Review into the networks’ response to Storm Arwen – Interim Report

Reports, plans and updates

Publication date

Industry sector

  • Distribution Network
  • Transmission Network

Following Storm Arwen in November last year when nearly a million homes lost power, Ofgem announced that CEO Jonathan Brearley had ordered a review into the networks’ response as well as securing agreement from network companies to remove the limit for compensation for those affected by the storm. An interim report has been published today

Based on the review to date, amongst the issues that will be further explored are:   

  • Companies’ investment in network resilience – data shows that companies are on track to make the investment in network resilience they committed to for the price control period 2015 to 2023; however, we need to explore further how that spend has been targeted and what improvements were made to network resilience as a result. 
  • Communications with customers – It is clear that some customers experienced difficulties and delays contacting their distribution network operator (DNO) in the aftermath of the storm. We will be looking into the availability of phonelines and whether customer enquiries were dealt with in a prompt and efficient manner in accordance with DNOs’ licence conditions. 
  • Deployment of generators – DNOs differed in their approaches to deploying generators to temporarily restore customers’ power supply. We will be further exploring the use of generators during storm events to agree best practice. 
  • Accuracy of estimates time of restoration – Customers’ experience of receiving accurate estimates of restoration varied. We will be exploring further if customers received an appropriate restoration time and how they were updated when the circumstances changed. 
  • Communication with priority service register customers - DNOs told us that they were proactive in contacting priority service register customers before and during the incident to provide information, advice, and support. We will look more closely at the provision of this in relation to DNOs’ licence obligations.  
  • Speed of compensation payments – All DNOs advised that they have made good progress with paying compensation to customers for whom they had records (advising that most were paid in December). However, it is taking considerably longer to identify and make payments to customers for whom DNOs do not hold records. We will be exploring causes of this and any improvements that should be made.
  • Review of the compensation cap –We will be examining the compensation cap arrangements and whether they need to be amended for future potential storm events as they were for Storm Arwen, allowing customers to claim compensation for every day that they were off power beyond 48hours.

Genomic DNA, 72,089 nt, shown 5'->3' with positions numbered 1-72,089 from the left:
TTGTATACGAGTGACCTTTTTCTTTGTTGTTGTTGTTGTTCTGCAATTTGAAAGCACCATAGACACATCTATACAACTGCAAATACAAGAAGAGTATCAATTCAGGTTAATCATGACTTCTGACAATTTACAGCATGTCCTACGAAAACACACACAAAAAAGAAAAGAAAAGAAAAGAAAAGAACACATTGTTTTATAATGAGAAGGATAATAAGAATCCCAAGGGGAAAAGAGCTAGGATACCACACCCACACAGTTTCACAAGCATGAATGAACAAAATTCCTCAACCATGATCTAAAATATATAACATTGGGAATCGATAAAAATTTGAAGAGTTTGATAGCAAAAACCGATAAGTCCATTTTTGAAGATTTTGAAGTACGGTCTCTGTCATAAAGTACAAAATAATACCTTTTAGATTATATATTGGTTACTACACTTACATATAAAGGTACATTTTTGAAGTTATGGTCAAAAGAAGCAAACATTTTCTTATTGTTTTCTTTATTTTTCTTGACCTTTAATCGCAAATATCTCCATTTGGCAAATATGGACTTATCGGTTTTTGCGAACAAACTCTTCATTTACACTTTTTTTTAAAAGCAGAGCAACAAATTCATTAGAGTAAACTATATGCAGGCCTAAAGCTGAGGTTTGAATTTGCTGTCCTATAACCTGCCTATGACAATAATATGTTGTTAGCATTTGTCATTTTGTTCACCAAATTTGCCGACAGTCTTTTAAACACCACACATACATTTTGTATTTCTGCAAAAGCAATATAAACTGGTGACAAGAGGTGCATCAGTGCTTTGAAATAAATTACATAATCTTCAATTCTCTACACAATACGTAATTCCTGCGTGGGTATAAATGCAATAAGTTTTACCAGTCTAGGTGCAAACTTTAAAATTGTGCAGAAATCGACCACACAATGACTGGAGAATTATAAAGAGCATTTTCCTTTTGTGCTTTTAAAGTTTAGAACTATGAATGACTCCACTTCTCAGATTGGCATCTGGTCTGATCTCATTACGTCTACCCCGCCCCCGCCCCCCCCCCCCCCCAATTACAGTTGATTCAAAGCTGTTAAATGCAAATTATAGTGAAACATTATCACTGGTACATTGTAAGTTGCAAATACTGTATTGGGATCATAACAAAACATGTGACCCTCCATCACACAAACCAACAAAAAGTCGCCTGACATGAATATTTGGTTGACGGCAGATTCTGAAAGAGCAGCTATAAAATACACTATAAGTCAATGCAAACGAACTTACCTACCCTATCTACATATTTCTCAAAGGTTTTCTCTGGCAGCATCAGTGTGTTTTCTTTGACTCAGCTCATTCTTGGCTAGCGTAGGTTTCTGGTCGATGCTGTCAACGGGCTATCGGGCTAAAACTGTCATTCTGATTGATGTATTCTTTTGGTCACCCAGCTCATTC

• Roles and responsibilities of DNOs in severe weather - We will work with the industry and wider stakeholders to establish clearer roles and responsibilities for the DNOs in supporting vulnerable customers during power outages, and their role in providing welfare support to the affected customers in severe weather situations. 

Looking ahead to the publication of the final report in the spring, we have engaged with a wide range of affected customers and stakeholders, and we will be undertaking further analysis to establish clear lessons for improvement, including a programme of consumer research exploring the experiences of customers that endured a prolonged outage. 

Ofgem CEO Jonathan Brearley said: "Storm Arwen was severe and would, inevitably, have a big impact on the networks affected. However, it is not acceptable that around 3,000 customers were off supply for over a week and, in many cases with poor communication and inadequate support.  

"There are significant lessons to be learned for the industry and those involved in the wider response and that is where the next stage of our review will be focussed. Equally, if we find that network companies have not met their obligations, we will take enforcement action. 

"Extreme weather events are not uncommon in winter, and with climate change the frequency of these is only set to increase. It is really important that industry and those involved more widely learn the necessary lessons to better respond. This means quickly getting people back on power and keeping customers fully updated throughout."